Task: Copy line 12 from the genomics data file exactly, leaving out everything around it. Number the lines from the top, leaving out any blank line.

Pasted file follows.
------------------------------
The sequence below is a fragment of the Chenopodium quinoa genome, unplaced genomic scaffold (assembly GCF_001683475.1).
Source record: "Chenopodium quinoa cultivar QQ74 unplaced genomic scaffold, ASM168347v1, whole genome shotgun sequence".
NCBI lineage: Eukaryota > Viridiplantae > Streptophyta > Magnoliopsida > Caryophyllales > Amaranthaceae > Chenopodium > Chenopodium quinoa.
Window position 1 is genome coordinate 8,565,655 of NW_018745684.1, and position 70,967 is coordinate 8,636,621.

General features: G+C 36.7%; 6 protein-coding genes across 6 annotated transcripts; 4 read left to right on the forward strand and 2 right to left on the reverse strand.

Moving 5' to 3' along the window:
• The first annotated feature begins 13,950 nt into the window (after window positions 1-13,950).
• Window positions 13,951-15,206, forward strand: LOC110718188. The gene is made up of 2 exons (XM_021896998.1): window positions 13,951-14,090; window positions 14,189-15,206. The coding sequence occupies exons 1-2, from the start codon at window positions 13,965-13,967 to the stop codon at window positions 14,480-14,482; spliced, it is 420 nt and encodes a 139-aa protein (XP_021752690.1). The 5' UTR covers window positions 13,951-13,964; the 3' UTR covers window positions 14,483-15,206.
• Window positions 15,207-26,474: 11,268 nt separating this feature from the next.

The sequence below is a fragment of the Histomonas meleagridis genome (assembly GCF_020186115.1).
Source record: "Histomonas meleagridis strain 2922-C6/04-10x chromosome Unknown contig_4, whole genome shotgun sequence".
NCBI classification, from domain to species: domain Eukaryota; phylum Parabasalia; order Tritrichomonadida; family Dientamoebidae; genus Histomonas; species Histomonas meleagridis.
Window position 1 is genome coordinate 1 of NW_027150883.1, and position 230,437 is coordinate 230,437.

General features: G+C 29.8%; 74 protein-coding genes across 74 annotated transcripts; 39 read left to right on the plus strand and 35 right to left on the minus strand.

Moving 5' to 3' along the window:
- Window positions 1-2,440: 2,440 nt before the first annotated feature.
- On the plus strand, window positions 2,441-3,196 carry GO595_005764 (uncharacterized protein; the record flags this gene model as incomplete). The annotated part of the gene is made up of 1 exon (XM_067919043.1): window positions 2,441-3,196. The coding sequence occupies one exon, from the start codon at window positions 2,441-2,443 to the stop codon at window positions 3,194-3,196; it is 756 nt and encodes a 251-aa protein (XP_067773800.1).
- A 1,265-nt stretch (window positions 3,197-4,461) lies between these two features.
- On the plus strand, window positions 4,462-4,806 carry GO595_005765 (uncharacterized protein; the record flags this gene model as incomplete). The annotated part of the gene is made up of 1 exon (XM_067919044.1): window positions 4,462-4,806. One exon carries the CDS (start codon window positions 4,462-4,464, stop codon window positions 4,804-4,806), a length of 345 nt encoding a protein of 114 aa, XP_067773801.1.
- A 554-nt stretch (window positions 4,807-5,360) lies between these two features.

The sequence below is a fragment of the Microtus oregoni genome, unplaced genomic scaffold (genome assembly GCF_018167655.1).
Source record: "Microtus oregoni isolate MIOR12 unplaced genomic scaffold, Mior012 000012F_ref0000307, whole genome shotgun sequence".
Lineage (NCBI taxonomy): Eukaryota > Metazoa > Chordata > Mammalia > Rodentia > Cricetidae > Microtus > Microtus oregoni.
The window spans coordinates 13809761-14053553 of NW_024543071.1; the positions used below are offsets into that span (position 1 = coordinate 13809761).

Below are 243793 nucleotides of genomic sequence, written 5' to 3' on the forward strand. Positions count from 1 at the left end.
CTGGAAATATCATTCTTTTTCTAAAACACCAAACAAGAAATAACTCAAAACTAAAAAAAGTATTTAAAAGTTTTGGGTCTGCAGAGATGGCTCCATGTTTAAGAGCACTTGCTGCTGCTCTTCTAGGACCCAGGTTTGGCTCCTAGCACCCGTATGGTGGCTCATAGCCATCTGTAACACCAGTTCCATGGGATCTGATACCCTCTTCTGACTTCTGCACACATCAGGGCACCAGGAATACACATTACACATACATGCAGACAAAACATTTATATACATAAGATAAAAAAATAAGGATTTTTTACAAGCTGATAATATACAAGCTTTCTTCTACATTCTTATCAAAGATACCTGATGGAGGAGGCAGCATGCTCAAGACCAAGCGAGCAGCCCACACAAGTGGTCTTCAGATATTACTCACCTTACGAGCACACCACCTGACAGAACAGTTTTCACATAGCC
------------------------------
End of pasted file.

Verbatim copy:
NCBI classification, from domain to species: domain Eukaryota; phylum Parabasalia; order Tritrichomonadida; family Dientamoebidae; genus Histomonas; species Histomonas meleagridis.